Please join the Poetry Friday party by leaving your link below, and don't forget to leave a comment to let us know you're here. Happy poetry Friday, friends!  

    Denise Krebs was kind enough to point out that Inlinkz doesn't work for everyone. If you click on a link and Inlinkz won't connect, go to the upper right-hand corner of the "refused to connect" page and click on the X. That should take you to the site. If that doesn't work, leave me a comment and I'll link those pages here.

    You are invited to the Inlinkz link party!

    Click here to enter


    1. I love how this poem is so layered in the concrete and then has broader meaning. "Liberty has value" struck me. I'm looking forward to reading the other wabi sabi poems too. Thanks for hosting!

    2. All of your questions really got to me, but especially, "what do our choices say about what we value?"

      You shouldn't feel like you settled for a tritina -- this one works beautifully! (And now I want to try this form!!)

    3. I've never tried a tritina - and now I will! Thank you! And I love these questions about beauty and what you know the book Joyful by Ingrid Fetell Lee? It's all about the aesthetics of JOY, which like your poem can include symmetry as well as imperfection; simplicity and also abundance. xo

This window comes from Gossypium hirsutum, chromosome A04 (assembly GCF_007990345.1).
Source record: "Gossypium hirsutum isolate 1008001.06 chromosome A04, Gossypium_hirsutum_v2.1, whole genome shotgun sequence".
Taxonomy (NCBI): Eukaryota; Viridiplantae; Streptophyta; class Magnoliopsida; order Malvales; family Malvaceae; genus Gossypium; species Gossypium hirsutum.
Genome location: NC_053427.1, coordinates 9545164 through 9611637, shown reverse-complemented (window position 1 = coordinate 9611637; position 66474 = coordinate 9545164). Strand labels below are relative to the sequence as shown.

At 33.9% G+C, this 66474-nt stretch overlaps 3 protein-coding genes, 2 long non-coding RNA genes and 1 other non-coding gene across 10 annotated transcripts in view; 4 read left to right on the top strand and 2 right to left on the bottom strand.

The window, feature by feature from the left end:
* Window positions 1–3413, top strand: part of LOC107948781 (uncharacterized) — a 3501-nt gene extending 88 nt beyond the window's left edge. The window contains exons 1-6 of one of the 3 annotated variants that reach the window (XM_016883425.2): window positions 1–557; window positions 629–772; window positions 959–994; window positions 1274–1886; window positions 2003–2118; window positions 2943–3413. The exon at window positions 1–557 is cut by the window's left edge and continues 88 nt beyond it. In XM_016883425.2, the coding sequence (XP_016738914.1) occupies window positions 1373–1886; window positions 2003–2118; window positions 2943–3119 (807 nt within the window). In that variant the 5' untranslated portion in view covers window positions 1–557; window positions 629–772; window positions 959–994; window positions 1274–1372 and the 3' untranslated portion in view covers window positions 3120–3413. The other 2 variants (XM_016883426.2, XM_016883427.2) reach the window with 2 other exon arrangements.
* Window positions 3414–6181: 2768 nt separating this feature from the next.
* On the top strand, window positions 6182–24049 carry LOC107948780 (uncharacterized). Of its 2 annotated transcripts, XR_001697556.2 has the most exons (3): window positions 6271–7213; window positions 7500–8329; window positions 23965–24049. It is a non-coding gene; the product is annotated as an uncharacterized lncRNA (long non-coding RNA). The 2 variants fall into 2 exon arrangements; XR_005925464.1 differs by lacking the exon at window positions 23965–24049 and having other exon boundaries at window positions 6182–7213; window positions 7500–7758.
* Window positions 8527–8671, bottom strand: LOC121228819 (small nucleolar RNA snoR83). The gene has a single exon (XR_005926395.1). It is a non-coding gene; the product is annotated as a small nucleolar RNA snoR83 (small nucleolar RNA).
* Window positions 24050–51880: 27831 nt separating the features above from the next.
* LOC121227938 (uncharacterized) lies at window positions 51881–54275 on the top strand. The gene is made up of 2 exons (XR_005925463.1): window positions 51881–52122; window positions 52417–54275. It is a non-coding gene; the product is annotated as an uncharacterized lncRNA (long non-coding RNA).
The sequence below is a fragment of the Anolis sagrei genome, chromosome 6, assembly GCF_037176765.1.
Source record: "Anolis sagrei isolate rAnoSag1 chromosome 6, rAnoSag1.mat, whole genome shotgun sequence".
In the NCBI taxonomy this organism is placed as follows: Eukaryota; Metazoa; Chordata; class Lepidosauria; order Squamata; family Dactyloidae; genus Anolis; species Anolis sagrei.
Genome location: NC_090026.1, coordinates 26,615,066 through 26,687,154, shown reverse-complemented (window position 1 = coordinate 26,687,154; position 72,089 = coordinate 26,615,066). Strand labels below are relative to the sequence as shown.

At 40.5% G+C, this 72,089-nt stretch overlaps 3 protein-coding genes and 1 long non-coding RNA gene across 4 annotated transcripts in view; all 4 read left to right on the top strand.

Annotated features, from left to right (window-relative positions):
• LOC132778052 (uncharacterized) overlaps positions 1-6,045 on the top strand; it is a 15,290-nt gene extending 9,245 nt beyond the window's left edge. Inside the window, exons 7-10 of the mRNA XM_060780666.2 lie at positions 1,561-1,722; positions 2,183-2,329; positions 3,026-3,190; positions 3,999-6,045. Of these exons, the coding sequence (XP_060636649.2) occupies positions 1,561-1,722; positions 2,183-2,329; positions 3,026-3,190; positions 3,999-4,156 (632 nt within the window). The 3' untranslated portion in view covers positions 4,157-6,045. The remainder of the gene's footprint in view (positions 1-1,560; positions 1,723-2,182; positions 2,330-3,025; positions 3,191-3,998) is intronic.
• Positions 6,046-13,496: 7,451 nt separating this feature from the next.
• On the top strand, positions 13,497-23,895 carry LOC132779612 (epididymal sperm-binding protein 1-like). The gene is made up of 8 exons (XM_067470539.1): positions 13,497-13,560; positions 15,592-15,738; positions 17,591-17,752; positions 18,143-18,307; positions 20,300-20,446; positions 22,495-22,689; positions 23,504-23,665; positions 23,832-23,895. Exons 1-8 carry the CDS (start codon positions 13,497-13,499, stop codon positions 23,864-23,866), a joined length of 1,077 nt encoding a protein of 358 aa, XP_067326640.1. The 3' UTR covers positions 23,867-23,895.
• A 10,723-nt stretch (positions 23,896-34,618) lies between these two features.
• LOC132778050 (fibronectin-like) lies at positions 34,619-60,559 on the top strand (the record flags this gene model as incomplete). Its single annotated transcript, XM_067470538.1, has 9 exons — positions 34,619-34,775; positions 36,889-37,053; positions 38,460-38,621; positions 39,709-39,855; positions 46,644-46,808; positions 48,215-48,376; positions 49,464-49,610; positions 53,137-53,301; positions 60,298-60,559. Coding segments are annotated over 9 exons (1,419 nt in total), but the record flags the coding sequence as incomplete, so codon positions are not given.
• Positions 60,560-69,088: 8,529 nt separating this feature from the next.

4. Tricia ... this is beautiful and it feels like it leads to all the others, it's the keystone piece on the theme. " / lives in a cracked bell..."

    5. Such meaningful questions in your tritina, Tricia! Sorry the sestina was tragic, but that's the process, right? This is lovely--and TX for hosting and adding my link!

    6. I love your questions, Tricia, and at this time in our country, that you brought in 'liberty'! Thanks for hosting!

    7. Your final line is golden. Thanks for hosting.

    8. It totally surprised me, but I got teary when I saw The Liberty Bell for the first time. Your poem captures the beauty of "the crack in everything" and how it gives us freedom to really look again at the world. See what we value. Cherish it. Thank you for hosting!

    9. I've been thinking recently about how many people in Hollywood seem to be getting facelifts, thinking that beauty only lives in bells with no cracks. Your poem goes nicely with the questions I've been asking. Thanks for hosting us, Tricia!